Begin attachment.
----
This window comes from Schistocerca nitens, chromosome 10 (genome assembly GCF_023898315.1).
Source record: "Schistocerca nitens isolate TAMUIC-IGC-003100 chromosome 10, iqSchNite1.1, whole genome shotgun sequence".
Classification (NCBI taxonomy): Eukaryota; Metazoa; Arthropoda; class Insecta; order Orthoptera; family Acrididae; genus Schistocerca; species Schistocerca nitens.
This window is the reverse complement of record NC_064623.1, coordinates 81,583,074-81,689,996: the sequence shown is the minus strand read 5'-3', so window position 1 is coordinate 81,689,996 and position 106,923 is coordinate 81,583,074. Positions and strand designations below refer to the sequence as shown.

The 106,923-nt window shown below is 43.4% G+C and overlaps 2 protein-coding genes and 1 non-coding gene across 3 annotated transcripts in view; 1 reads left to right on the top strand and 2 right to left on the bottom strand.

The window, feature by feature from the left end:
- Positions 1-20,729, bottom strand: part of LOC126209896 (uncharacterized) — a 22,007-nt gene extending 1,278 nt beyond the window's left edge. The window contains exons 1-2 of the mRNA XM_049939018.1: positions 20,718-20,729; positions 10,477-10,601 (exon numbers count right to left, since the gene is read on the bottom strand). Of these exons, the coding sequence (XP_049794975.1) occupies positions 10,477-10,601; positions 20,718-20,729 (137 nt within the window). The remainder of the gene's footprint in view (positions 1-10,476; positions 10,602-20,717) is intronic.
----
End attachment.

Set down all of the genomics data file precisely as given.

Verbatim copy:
This window comes from Schistocerca nitens, chromosome 10 (genome assembly GCF_023898315.1).
Source record: "Schistocerca nitens isolate TAMUIC-IGC-003100 chromosome 10, iqSchNite1.1, whole genome shotgun sequence".
Classification (NCBI taxonomy): Eukaryota; Metazoa; Arthropoda; class Insecta; order Orthoptera; family Acrididae; genus Schistocerca; species Schistocerca nitens.
This window is the reverse complement of record NC_064623.1, coordinates 81,583,074-81,689,996: the sequence shown is the minus strand read 5'-3', so window position 1 is coordinate 81,689,996 and position 106,923 is coordinate 81,583,074. Positions and strand designations below refer to the sequence as shown.

The 106,923-nt window shown below is 43.4% G+C and overlaps 2 protein-coding genes and 1 non-coding gene across 3 annotated transcripts in view; 1 reads left to right on the top strand and 2 right to left on the bottom strand.

The window, feature by feature from the left end:
- Positions 1-20,729, bottom strand: part of LOC126209896 (uncharacterized) — a 22,007-nt gene extending 1,278 nt beyond the window's left edge. The window contains exons 1-2 of the mRNA XM_049939018.1: positions 20,718-20,729; positions 10,477-10,601 (exon numbers count right to left, since the gene is read on the bottom strand). Of these exons, the coding sequence (XP_049794975.1) occupies positions 10,477-10,601; positions 20,718-20,729 (137 nt within the window). The remainder of the gene's footprint in view (positions 1-10,476; positions 10,602-20,717) is intronic.